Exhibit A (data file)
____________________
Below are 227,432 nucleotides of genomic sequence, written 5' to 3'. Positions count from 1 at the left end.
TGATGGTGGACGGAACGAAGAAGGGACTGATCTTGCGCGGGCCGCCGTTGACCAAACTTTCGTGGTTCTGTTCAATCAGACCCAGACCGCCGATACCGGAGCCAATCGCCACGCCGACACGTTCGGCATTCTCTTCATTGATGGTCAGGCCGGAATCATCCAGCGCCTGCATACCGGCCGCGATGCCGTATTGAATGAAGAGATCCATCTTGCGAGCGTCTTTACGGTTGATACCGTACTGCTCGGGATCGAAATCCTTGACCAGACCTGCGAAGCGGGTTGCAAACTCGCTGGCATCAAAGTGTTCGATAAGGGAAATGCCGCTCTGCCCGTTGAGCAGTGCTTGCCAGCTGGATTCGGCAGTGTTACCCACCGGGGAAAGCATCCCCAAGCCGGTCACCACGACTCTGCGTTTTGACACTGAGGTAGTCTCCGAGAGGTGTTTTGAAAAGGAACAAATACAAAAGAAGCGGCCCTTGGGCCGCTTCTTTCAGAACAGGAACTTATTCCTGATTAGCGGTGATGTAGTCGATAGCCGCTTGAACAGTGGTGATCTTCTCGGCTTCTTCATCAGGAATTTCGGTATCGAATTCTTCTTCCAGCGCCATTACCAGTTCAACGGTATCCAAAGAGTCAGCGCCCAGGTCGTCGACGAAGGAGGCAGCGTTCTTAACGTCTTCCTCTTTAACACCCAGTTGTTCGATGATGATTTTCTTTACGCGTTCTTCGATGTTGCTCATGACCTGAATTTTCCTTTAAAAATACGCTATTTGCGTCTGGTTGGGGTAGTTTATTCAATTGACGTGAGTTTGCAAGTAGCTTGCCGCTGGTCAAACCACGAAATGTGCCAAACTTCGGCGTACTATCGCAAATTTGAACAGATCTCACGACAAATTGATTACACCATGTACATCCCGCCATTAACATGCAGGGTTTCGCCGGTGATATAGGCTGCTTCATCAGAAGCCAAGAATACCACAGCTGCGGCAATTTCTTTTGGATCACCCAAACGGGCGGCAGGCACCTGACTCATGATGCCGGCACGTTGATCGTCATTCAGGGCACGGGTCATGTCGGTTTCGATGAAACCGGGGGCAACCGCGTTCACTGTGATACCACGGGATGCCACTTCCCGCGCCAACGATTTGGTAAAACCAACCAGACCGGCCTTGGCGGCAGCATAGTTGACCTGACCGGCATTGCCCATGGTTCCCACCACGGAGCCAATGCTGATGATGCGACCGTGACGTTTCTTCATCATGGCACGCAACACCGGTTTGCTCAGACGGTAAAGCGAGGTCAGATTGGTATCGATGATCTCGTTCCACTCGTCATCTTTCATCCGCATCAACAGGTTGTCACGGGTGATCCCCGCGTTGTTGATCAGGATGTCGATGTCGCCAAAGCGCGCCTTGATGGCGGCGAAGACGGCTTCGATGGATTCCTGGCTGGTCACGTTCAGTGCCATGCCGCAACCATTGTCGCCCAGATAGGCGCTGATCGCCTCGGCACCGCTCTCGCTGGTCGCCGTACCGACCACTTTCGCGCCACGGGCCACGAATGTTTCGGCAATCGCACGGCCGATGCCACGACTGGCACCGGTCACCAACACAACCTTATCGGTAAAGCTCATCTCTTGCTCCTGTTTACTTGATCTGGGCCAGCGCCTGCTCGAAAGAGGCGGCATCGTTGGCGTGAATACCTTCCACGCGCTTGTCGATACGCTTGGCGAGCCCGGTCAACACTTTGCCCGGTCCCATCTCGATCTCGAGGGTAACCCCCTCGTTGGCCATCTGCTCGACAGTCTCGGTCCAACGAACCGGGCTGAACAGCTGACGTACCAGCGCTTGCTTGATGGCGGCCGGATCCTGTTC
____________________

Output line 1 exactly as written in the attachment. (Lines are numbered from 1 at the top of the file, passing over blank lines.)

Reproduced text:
Below are 227,432 nucleotides of genomic sequence, written 5' to 3'. Positions count from 1 at the left end.